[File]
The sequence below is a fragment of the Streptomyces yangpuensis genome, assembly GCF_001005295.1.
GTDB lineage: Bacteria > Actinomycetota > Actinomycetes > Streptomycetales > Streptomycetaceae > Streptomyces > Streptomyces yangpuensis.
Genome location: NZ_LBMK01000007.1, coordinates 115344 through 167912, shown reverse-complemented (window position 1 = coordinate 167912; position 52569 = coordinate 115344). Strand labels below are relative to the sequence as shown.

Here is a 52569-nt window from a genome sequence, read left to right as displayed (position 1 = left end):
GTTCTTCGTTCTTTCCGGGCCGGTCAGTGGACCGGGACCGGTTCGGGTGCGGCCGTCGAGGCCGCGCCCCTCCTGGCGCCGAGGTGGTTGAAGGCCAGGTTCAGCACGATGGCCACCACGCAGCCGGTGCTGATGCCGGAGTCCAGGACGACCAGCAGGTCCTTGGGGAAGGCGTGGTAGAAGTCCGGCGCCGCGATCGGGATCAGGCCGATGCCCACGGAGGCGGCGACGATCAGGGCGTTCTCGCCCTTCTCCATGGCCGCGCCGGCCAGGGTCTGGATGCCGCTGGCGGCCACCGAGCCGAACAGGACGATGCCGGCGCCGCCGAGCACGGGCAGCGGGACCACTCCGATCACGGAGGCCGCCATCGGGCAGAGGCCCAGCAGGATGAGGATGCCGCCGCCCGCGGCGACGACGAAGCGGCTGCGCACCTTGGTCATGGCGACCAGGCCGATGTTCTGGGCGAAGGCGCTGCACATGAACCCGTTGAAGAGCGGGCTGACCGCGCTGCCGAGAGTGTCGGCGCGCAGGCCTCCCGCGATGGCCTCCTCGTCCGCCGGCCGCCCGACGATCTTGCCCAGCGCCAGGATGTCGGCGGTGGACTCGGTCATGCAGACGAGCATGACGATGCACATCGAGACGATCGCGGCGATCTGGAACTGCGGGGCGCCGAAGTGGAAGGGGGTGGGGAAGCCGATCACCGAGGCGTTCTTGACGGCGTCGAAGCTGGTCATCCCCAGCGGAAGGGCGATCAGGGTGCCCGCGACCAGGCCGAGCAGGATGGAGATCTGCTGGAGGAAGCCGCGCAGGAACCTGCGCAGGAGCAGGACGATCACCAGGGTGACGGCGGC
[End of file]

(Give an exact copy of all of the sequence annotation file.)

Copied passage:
The sequence below is a fragment of the Streptomyces yangpuensis genome, assembly GCF_001005295.1.
GTDB lineage: Bacteria > Actinomycetota > Actinomycetes > Streptomycetales > Streptomycetaceae > Streptomyces > Streptomyces yangpuensis.
Genome location: NZ_LBMK01000007.1, coordinates 115344 through 167912, shown reverse-complemented (window position 1 = coordinate 167912; position 52569 = coordinate 115344). Strand labels below are relative to the sequence as shown.

Here is a 52569-nt window from a genome sequence, read left to right as displayed (position 1 = left end):
GTTCTTCGTTCTTTCCGGGCCGGTCAGTGGACCGGGACCGGTTCGGGTGCGGCCGTCGAGGCCGCGCCCCTCCTGGCGCCGAGGTGGTTGAAGGCCAGGTTCAGCACGATGGCCACCACGCAGCCGGTGCTGATGCCGGAGTCCAGGACGACCAGCAGGTCCTTGGGGAAGGCGTGGTAGAAGTCCGGCGCCGCGATCGGGATCAGGCCGATGCCCACGGAGGCGGCGACGATCAGGGCGTTCTCGCCCTTCTCCATGGCCGCGCCGGCCAGGGTCTGGATGCCGCTGGCGGCCACCGAGCCGAACAGGACGATGCCGGCGCCGCCGAGCACGGGCAGCGGGACCACTCCGATCACGGAGGCCGCCATCGGGCAGAGGCCCAGCAGGATGAGGATGCCGCCGCCCGCGGCGACGACGAAGCGGCTGCGCACCTTGGTCATGGCGACCAGGCCGATGTTCTGGGCGAAGGCGCTGCACATGAACCCGTTGAAGAGCGGGCTGACCGCGCTGCCGAGAGTGTCGGCGCGCAGGCCTCCCGCGATGGCCTCCTCGTCCGCCGGCCGCCCGACGATCTTGCCCAGCGCCAGGATGTCGGCGGTGGACTCGGTCATGCAGACGAGCATGACGATGCACATCGAGACGATCGCGGCGATCTGGAACTGCGGGGCGCCGAAGTGGAAGGGGGTGGGGAAGCCGATCACCGAGGCGTTCTTGACGGCGTCGAAGCTGGTCATCCCCAGCGGAAGGGCGATCAGGGTGCCCGCGACCAGGCCGAGCAGGATGGAGATCTGCTGGAGGAAGCCGCGCAGGAACCTGCGCAGGAGCAGGACGATCACCAGGGTGACGGCGGC